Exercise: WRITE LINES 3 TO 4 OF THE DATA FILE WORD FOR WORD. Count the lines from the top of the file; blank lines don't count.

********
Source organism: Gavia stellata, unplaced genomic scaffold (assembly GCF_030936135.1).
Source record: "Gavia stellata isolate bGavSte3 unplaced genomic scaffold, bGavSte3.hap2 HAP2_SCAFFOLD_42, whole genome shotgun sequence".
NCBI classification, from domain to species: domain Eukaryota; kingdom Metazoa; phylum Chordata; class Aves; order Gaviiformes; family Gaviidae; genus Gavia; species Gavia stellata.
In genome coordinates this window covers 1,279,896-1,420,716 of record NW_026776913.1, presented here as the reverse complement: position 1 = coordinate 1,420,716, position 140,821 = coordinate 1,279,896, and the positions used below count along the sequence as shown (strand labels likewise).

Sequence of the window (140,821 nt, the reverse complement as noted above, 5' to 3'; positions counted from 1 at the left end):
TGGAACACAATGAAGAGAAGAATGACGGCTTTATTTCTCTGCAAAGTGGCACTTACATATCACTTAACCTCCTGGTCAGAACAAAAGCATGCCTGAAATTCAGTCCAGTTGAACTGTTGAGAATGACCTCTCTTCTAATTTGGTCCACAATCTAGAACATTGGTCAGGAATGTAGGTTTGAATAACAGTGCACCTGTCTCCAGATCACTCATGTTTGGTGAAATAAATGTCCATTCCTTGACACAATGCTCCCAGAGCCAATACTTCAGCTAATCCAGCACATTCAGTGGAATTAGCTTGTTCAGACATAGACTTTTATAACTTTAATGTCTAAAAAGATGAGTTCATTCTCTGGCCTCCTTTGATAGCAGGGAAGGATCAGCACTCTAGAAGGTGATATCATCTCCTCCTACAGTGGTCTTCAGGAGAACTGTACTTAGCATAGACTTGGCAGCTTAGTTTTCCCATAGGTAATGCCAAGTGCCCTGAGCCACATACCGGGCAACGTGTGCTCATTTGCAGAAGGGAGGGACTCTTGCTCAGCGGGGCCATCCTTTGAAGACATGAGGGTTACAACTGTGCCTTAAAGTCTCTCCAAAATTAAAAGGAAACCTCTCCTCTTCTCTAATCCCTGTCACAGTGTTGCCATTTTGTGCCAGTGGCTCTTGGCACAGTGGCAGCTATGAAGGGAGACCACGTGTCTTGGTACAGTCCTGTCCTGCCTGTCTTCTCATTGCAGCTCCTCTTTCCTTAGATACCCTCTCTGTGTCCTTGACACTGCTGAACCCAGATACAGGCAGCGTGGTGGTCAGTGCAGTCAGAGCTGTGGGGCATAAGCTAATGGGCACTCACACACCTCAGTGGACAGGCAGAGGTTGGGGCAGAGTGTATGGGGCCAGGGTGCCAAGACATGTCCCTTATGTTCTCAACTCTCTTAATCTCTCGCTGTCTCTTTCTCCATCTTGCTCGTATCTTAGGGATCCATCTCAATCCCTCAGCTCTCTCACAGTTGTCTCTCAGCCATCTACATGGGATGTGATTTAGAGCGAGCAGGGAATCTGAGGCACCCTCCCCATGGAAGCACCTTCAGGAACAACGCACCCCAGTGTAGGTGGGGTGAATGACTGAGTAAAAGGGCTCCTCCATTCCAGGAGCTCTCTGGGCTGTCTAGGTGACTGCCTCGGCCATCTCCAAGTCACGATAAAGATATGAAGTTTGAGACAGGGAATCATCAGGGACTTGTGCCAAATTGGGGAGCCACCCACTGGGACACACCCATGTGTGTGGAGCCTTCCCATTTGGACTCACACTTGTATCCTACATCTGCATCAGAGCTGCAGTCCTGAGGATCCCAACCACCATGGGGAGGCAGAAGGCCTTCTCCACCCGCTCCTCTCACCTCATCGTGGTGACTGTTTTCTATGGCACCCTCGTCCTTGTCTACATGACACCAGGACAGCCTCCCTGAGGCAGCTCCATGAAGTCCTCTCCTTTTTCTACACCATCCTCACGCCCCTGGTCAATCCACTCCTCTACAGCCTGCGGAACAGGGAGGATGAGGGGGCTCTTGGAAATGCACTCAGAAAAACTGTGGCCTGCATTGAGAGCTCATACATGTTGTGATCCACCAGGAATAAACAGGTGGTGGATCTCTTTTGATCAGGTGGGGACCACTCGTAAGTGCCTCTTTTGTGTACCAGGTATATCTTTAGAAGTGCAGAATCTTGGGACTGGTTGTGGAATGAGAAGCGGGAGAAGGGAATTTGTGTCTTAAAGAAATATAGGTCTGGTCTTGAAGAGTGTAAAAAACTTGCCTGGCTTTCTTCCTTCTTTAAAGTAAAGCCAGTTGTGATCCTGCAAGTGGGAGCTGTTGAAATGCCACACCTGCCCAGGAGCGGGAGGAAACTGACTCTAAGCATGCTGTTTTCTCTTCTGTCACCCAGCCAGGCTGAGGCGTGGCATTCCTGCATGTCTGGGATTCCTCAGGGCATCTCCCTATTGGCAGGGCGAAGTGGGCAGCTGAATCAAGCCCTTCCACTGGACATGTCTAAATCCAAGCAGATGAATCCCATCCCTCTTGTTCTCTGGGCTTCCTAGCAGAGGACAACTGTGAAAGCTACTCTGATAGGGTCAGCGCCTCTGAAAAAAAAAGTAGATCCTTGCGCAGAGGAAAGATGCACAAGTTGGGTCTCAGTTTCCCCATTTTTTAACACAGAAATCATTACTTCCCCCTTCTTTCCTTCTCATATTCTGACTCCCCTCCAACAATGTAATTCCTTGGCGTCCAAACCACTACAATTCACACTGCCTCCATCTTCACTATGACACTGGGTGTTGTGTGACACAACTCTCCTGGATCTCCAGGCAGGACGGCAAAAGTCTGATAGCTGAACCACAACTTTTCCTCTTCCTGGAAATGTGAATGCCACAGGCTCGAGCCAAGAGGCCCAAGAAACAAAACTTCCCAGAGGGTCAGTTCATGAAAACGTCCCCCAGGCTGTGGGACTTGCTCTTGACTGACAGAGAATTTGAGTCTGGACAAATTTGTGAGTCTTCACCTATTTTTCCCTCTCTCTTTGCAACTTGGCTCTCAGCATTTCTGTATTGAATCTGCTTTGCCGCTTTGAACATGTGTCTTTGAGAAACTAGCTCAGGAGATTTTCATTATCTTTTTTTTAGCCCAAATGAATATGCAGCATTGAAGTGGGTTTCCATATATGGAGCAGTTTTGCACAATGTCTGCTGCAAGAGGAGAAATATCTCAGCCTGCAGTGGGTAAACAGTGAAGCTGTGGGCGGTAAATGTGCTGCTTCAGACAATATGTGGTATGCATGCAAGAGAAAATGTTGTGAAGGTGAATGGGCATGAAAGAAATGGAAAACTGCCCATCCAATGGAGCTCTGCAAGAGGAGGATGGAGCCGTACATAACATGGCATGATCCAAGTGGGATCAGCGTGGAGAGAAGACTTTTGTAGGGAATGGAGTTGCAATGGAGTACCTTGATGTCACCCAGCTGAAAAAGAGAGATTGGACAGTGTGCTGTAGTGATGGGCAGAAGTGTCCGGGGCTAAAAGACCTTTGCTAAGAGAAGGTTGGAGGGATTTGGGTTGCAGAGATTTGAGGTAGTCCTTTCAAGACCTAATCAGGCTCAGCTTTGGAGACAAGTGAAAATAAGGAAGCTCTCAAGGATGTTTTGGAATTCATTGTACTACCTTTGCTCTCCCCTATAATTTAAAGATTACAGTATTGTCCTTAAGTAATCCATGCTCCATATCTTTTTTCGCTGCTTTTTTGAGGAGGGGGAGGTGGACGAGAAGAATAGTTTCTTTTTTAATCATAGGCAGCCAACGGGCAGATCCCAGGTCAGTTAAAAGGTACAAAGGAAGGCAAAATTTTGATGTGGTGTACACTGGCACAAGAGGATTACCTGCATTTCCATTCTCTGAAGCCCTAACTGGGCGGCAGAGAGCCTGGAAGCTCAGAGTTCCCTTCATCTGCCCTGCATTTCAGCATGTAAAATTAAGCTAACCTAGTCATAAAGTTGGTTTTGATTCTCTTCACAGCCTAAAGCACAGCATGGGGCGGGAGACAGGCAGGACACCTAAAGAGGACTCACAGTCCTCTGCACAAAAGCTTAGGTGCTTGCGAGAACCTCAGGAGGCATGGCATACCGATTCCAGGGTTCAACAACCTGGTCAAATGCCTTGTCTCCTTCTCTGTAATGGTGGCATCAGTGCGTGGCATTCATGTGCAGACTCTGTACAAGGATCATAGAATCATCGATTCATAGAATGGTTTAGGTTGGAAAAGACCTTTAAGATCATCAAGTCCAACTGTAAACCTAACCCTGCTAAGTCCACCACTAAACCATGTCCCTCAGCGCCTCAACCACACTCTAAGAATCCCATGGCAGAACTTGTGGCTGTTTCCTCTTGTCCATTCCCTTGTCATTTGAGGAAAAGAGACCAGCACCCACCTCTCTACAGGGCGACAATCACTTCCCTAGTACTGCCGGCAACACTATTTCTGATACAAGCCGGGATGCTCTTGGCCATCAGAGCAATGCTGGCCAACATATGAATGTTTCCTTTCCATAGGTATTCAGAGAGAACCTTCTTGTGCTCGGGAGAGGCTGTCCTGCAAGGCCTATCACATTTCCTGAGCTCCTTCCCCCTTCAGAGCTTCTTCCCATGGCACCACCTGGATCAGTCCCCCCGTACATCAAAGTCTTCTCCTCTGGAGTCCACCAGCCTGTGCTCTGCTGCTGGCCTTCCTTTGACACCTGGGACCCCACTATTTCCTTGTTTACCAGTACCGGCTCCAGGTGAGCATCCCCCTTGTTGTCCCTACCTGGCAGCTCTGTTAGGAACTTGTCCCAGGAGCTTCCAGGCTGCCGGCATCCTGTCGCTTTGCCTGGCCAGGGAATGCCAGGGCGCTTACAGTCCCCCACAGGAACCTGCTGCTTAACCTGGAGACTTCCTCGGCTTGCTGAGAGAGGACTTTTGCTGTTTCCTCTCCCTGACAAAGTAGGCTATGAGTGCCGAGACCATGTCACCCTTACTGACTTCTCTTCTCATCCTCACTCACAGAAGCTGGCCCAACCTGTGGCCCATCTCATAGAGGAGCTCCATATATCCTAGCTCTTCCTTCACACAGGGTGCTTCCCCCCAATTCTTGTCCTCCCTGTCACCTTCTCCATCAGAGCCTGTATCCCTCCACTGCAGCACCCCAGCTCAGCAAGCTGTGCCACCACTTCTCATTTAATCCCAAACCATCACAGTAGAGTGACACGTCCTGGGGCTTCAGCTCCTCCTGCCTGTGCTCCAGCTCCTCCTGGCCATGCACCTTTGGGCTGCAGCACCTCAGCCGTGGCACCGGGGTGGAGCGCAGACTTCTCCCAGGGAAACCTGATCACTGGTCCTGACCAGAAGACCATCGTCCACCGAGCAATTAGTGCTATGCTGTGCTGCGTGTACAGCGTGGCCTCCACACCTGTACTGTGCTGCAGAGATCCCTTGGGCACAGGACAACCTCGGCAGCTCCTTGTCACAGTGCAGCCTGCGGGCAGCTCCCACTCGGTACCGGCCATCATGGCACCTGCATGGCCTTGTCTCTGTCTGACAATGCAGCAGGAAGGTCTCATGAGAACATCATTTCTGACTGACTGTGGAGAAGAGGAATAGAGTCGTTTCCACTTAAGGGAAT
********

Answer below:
NCBI classification, from domain to species: domain Eukaryota; kingdom Metazoa; phylum Chordata; class Aves; order Gaviiformes; family Gaviidae; genus Gavia; species Gavia stellata.
In genome coordinates this window covers 1,279,896-1,420,716 of record NW_026776913.1, presented here as the reverse complement: position 1 = coordinate 1,420,716, position 140,821 = coordinate 1,279,896, and the positions used below count along the sequence as shown (strand labels likewise).